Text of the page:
Measuring the ratio of radioactive to stable carbon, we can estimate the age of carbon-bearing samples.On the other hand, the technical details of radiocarbon analysis are difficult to understand.Obviously both sides of this debate have agendas to promote, and that means that any summary you're likely to read was probably motivated by one agenda or the other.
Copyright Walter Veith / Amazing Discoveries" data-location="" The general distribution and vertical layering of the petrified trees in the Yellowstone National Park and other petrified forests of the world are interpreted to indicate a series of up to 40 successive forests whose combined age was estimated as being well in excess of time-restraints imposed by a flood model.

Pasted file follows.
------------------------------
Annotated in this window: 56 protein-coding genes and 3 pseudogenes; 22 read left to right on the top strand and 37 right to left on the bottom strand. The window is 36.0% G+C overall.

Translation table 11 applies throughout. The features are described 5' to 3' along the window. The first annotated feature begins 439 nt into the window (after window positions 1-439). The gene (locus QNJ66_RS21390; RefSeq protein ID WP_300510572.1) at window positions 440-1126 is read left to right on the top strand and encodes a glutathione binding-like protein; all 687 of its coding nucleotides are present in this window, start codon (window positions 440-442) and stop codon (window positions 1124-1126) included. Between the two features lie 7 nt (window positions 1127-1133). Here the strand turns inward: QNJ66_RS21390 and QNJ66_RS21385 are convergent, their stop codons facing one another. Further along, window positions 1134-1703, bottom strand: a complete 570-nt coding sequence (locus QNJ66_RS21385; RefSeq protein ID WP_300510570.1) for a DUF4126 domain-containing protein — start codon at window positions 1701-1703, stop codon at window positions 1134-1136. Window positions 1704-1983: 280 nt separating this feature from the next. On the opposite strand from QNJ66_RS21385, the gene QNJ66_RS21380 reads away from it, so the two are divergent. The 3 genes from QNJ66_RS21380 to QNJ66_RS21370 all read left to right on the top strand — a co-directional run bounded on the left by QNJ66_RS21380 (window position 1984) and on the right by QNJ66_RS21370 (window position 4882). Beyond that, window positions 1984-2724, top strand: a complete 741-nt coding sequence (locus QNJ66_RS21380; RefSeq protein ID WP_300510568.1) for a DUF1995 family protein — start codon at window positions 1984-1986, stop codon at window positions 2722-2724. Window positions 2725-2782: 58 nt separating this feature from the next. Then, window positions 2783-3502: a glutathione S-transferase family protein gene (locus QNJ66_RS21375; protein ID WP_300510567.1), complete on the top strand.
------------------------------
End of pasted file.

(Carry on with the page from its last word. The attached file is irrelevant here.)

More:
Plants absorb that carbon through photosynthesis, and animals via plants.
When they die, however, the radioactive carbon decays at a known rate.
Radioisotope dating conveys an aura of reliability both to the general public and professional scientists. In most people’s minds it is the best ‘proof’ for millions of years of Earth history. In August of 1993, with geologist Dr Steven Austin and others from the Institute for Creation Research, I climbed into the crater of Mount St Helens to view the lava dome.
The lava dome at Mount St Helens provides a rare opportunity for putting radioisotope dating to the test.
Austin's paper or at any scholarly criticism of it, your eyes will quickly glaze over from the extraordinary detail and intricacy.